Top 5 Tips for Keeping Your Bones Healthy | Southstar Drug
Your bones give your body structure and protect certain organs like the brain, heart, and lungs. In addition, your bones also facilitate movement together with your muscles. Perhaps most crucially, your bones serve as a repository for minerals and contain the bone marrow that develops and stores blood cells. In short, it’s important to keep your bones in good shape for your overall health.
However, by the time you reach the age of 30, your body starts to break down old bone cells slightly faster than it can make new ones. If you weren’t able to reach peak bone mass by that age, you’ll be more prone to developing osteoporosis (brittle bones). That said, this doesn’t mean that you won’t be able to maintain your bone health as you grow older. Here are some tips you can follow to keep your bones in peak form at any age:
Eat Green and Yellow Vegetables
People rarely associate vegetables with bone health, but leafy greens and yellow vegetables are actually great for your bones! This is because of vitamin C, which stimulates the body’s production of bone-forming cells. In addition, vitamin C may also help protect the bones from damage caused by free radicals.
Some studies have also shown that eating plenty of vegetables promotes bone mineralization and helps maintain bone mass. For women, a diet rich in vegetables has been found to decrease bone turnover or the cycle of breaking down and forming new bone cells. In turn, this lowers the risk of developing osteoporosis.
Some of the best vegetables to keep your bones healthy include broccoli, bok choy, cabbage, kale, and okra—the greener, the better. Your bones will also benefit from squash and potatoes, both of which are rich in manganese. This mineral is crucial in bone mineralization.
Get Enough Calcium and Vitamin D
It’s a lesson from childhood that bears repeating as time goes by: calcium is good for your bones. The recommended dietary allowance (RDA) is 1,000 mg per day for adults up to 50 years old; the RDA increases to 1,200 mg for men older than 71 and women older than 51. The latter is due to women being more prone to osteoporosis.
The best sources of calcium include dairy products, soy, and vegetables like broccoli and kale. You can also get some calcium from certain fish, like salmon and sardines.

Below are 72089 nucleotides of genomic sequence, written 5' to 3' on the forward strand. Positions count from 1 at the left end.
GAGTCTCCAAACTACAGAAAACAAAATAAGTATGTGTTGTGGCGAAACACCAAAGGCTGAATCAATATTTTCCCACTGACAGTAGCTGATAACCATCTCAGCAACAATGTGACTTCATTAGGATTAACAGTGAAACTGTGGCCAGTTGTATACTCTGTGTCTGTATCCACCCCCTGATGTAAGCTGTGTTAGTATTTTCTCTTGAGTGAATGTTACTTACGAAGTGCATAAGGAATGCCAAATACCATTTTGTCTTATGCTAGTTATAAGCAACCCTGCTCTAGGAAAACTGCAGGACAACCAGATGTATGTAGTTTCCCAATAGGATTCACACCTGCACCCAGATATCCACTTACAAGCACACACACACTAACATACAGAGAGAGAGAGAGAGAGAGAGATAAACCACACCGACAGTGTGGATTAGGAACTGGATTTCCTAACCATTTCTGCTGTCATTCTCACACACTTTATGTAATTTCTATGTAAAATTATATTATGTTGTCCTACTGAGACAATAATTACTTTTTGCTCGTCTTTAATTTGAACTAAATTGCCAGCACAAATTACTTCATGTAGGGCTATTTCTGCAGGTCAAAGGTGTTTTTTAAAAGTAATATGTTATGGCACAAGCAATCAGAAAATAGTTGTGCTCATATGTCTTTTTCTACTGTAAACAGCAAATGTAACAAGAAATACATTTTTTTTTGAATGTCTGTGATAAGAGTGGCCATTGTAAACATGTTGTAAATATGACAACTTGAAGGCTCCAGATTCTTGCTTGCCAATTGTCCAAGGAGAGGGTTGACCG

That said, calcium won’t do much for your body if it isn’t absorbed. For this, your body needs a sufficient amount of vitamin D. The RDA is 600 IUs for 19- to 60-year-olds and 800 IUs for 71-year-olds and beyond. You can get vitamin D from oily fish like salmon and tuna, as well as fortified cereals and dairy. Getting ample sunlight exposure also helps the body produce vitamin D.
If you aren’t sure about the amount of calcium and vitamin D you’re getting from your diet, you can buy medicine online from trusted drugstores. However, consult your doctor first before you consume such supplements to know the exact dosage you need.
Eat the Right Amount of Protein
Most people associate protein with muscle health, but it’s actually an important nutrient for the bones as well. After all, the bones are made up of about 50% protein. Studies have also shown that if you don’t have enough of this nutrient, your body absorbs less calcium; this affects the rate of new bone formation.
That said, too much protein may also lead to calcium leaching. This is when the body uses the calcium from the bones to neutralize the increased blood acidity. To prevent this issue, it’s crucial to eat a balanced diet with a focus on plant-based foods. You also shouldn’t consume more than 100 grams of protein per day.
Keep Your Weight in Check
Did you know that your weight plays a role in your bone health? If you’re underweight, you may be at risk of developing either osteopenia (loss of bone mineral density) and osteoporosis. This is why you avoid extreme diets that restrict your calorie intake by fewer than 1,000 calories a day. On the other hand, being overweight or obese can put excess stress on your bones. This can lower bone quality and increase the risk of features.
Thus, you need to be more watchful of your weight. Work with your doctor to reach your ideal muscle mass and bone density based on your age, ethnicity, gender, and height. In addition, make an effort to keep your weight as consistent as possible. This is because you can’t reverse the bone loss that occurs when you shed some pounds. If your weight fluctuates too often, consult your doctor to figure out the root cause.
Get Some Exercise
Last but certainly not least, you can keep your bones healthy through a good workout. In particular, strength training, weight-lifting, and high-impact exercise have been found to result in higher bone density and increased bone-building. Those who get ample exercise in their younger years also tend to retain more bone mass as they grow older.
Think of your skeleton as the foundation or framework of a building. If it isn’t in good shape, the structure can collapse—sometimes without warning! Thankfully, these simple tips can help ensure that your bones will stay strong and healthy from youth to old age.